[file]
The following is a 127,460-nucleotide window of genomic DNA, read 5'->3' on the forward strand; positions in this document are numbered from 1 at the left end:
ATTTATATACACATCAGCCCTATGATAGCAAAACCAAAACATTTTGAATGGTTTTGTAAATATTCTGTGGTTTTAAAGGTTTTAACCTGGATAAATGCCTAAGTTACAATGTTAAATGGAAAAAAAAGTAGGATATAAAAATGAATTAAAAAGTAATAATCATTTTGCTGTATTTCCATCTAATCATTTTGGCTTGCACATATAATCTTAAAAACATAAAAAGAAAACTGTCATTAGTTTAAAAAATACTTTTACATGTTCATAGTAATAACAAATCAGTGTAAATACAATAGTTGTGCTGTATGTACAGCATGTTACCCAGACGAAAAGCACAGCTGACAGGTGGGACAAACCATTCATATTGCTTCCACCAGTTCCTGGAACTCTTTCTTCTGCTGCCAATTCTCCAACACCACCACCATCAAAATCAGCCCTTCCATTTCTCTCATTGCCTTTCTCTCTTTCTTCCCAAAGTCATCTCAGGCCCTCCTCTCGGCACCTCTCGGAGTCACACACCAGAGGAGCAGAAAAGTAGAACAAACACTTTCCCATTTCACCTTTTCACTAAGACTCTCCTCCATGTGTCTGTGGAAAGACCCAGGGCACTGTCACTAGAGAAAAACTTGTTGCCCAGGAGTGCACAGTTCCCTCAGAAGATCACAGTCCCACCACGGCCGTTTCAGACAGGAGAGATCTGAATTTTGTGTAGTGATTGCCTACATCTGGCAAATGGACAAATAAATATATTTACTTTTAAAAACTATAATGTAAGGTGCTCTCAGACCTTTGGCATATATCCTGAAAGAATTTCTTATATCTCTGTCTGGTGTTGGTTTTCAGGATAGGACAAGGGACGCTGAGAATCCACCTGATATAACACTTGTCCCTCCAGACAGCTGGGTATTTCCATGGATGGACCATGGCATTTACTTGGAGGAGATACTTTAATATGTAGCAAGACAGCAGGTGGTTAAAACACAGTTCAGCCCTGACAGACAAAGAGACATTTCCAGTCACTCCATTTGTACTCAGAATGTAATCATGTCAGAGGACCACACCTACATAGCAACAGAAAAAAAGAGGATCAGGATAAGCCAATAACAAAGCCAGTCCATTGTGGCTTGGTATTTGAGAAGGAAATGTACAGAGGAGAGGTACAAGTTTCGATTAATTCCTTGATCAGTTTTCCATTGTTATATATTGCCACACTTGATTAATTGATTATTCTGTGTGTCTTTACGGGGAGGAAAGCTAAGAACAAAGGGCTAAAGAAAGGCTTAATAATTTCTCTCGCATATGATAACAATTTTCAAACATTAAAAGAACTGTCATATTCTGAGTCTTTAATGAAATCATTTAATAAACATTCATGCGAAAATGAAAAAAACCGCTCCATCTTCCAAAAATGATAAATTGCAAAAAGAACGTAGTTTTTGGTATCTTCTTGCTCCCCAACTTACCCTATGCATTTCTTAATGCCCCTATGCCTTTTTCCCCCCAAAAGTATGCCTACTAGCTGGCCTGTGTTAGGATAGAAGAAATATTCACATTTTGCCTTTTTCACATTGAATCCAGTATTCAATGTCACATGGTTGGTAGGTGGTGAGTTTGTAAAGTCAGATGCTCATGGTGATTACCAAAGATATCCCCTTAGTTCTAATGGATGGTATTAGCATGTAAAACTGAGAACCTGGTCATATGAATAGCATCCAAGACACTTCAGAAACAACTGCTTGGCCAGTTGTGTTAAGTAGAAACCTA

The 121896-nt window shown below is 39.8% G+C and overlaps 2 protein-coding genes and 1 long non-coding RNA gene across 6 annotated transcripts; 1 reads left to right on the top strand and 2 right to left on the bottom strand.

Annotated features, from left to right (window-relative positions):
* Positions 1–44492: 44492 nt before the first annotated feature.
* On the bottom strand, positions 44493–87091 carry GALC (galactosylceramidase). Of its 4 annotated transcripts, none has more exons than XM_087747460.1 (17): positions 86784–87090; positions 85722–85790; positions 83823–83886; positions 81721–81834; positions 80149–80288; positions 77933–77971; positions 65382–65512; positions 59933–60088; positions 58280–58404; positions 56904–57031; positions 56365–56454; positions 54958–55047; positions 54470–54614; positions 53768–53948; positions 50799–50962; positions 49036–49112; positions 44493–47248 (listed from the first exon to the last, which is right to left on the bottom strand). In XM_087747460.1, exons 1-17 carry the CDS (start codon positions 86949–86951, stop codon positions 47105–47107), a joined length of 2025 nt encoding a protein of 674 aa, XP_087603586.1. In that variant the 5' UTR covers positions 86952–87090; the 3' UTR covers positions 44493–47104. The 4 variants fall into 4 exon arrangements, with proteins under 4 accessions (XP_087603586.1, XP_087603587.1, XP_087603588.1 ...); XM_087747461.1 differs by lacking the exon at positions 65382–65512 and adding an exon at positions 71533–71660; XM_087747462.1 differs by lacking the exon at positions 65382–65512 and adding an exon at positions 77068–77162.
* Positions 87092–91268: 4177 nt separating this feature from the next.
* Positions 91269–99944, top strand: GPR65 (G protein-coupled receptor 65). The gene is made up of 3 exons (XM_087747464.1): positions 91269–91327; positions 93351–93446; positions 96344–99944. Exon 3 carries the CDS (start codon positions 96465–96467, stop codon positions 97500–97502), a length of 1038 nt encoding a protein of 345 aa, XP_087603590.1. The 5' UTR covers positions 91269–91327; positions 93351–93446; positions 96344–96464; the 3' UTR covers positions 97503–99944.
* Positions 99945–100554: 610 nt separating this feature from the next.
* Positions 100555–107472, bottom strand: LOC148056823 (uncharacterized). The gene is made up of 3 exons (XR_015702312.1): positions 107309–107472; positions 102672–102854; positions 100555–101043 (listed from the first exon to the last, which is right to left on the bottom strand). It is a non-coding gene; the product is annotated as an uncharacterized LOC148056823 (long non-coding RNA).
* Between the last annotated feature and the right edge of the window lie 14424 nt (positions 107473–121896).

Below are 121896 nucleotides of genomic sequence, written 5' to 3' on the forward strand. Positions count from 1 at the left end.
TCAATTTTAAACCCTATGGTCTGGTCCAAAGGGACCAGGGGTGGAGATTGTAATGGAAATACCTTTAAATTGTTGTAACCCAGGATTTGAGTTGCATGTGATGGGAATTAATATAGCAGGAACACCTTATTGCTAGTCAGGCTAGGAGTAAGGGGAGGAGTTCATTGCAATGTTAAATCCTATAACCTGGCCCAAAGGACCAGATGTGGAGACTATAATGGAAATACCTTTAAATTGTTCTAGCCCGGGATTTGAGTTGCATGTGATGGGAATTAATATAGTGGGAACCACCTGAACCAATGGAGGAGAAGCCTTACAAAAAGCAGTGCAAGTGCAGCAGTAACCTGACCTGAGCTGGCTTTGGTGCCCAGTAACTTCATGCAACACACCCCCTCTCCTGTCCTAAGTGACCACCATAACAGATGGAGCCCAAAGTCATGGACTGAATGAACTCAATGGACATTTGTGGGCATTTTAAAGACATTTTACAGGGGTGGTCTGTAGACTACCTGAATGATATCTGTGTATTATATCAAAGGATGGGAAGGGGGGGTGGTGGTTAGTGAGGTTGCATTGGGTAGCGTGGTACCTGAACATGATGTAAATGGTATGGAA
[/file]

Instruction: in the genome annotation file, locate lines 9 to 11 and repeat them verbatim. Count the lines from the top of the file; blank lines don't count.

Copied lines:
* Positions 99945–100554: 610 nt separating this feature from the next.
* Positions 100555–107472, bottom strand: LOC148056823 (uncharacterized). The gene is made up of 3 exons (XR_015702312.1): positions 107309–107472; positions 102672–102854; positions 100555–101043 (listed from the first exon to the last, which is right to left on the bottom strand). It is a non-coding gene; the product is annotated as an uncharacterized LOC148056823 (long non-coding RNA).
* Between the last annotated feature and the right edge of the window lie 14424 nt (positions 107473–121896).